LBJ - 1964-08-03[5]

William Pepper quotes Colonel John Downey, LBJ's briefing officer during the Vietnam War as stating that LBJ stated that he couldn't stop the war in Vietnam because "my friends are making too much money".[6]

Vulgar Manners

LBJ he used crass behavior to bend people to his will. At 6-ft., 3-in. tall and 210 lbs., he liked to lean over people, spitting, swearing, belching, or laughing in their faces. His favorite power ploy was dragging people into the bathroom with him—forcing them to continue their conversations with the president as he used the toilet.[7]

Seymour Hersh, in his memoir Reporter tells an anecdote from one of Hersh’s older colleagues, Tom Wicker. He recounted the reaction of LBJ to a highly critical story about Vietnam he wrote in late 1965, when the war was still highly popular with the American public. Right after it was published, Wicker was at LBJ’s Texas ranch with a bunch of other reporters when the whole press corps was told to be at a remote spot at a certain time.

Right after they arrived, a big Lincoln convertible came screaming up to them at top speed. The driver–Johnson–slammed the car to a halt and yelled for Wicker to climb in. "Tom got into the car and the two of them sped off down a dusty dirt road. No words were spoken. After a moment or two, Johnson once again slammed on the brakes, wheeling to a halt near a stand of trees. Leaving the motor running, he climbed out, walked a few dozen feet toward the trees, stopped, pulled down his pants, and defecated, in full view. The President wiped himself with leaves and grass, pulled up his pants, climbed into the car, turned in around, and sped back to the press gathering. Once there, again the brakes were slammed on, and Tom was motioned out. All of this was done without a word being spoken."[8]


 

A Quote by Lyndon Johnson

PageQuoteDateSource
Gulf of Tonkin Incident“OK. Here’s what we did. We [were] within their 12-mile limit, and that’s a matter that hasn’t been settled. But there have been some covert operations in that area that we have been carrying on – blowing up some bridges and things of that kind, roads, and so forth. So I imagine they wanted to put a stop to it. So they come out there and fire and we respond immediately with five-inch guns from the destroyer and with planes overhead. And we cripple them up – knock one of them out and cripple the other two. And then we go right back where we were with that destroyer [the Maddox], and with another one [the Turner Joy], plus plenty of planes standing by. And that’s where we are now.”3 August 1964Nuclear Risk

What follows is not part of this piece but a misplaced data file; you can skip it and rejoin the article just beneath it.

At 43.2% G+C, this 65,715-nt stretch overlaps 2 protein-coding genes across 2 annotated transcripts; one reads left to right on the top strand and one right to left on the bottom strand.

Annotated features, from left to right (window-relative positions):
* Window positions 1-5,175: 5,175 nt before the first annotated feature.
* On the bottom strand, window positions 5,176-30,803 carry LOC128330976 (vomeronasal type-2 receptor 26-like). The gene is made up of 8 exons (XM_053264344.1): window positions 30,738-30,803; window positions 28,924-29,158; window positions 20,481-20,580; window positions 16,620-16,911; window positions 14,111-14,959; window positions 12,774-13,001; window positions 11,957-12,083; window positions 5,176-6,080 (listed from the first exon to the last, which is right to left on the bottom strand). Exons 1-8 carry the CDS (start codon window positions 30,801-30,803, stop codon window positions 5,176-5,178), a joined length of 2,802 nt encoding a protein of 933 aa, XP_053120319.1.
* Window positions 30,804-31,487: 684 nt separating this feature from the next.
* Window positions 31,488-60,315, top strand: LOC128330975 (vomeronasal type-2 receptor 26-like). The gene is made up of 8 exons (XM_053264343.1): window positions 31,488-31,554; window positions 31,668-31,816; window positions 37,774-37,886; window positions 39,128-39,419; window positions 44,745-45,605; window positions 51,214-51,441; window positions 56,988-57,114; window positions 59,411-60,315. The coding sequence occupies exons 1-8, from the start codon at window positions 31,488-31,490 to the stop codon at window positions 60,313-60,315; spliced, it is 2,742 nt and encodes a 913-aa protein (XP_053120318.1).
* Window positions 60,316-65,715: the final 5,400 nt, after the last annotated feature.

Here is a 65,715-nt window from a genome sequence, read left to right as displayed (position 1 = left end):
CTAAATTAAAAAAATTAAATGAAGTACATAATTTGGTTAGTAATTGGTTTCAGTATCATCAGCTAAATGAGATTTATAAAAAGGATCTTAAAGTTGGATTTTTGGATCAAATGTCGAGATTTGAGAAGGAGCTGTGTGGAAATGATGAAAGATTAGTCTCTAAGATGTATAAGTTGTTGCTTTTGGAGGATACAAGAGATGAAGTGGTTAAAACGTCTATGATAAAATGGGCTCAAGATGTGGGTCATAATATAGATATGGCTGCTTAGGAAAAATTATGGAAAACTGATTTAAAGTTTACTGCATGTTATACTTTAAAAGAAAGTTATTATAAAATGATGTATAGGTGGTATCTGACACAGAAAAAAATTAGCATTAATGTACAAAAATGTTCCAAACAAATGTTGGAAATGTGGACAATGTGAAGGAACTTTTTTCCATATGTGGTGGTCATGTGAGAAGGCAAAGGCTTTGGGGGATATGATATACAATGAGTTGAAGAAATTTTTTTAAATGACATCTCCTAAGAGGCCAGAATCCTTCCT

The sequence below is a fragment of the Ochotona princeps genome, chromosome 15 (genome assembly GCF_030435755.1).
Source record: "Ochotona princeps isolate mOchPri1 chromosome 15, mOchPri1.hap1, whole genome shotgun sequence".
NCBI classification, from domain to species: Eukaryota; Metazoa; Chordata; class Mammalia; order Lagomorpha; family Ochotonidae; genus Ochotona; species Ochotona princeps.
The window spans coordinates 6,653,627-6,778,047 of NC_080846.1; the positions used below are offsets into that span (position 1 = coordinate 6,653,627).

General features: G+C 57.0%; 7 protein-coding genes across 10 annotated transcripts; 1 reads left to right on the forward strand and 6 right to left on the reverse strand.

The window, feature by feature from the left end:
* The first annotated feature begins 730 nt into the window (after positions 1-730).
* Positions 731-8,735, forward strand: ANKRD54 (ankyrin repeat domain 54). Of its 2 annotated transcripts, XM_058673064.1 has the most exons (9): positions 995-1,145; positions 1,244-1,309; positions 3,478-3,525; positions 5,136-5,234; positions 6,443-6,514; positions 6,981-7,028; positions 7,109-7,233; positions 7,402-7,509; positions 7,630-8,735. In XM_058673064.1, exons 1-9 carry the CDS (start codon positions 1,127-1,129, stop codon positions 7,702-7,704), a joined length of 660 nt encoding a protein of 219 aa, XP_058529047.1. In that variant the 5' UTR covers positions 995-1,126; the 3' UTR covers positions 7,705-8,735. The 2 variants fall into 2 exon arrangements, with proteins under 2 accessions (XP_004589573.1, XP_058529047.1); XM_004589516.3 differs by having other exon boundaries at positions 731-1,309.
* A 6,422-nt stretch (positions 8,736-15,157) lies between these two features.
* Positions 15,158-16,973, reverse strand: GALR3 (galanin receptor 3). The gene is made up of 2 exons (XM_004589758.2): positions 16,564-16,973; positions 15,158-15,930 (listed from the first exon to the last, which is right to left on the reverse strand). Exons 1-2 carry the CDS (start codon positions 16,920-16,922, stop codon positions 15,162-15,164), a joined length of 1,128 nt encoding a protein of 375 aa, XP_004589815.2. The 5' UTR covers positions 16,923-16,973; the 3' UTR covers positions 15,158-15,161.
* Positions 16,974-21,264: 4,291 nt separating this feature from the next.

An appointment by Lyndon Johnson

AppointeeJobAppointedEnd
John H. ReedNational Transportation Safety Board/Chairman19661976

 

Related Quotation

PageQuoteAuthorDate
Freedom of Information Act“It appears that Freedom of Information (hereinafter FOI) laws have never been loved by their parents. When US President Lyndon Johnson signed the world's first FOI Act into law in 1966, he was so keen not to be associated with it that – uniquely among modern Presidential enactions – there was no photographer present to capture the historic moment. It is fitting that Britain's Prime Minister Tony Blair, who gave the UK its own FOI Act, has since attempted to disassociate himself from the law he presented to the Queen for Royal Assent in 2000.”Garrick Alder2017


References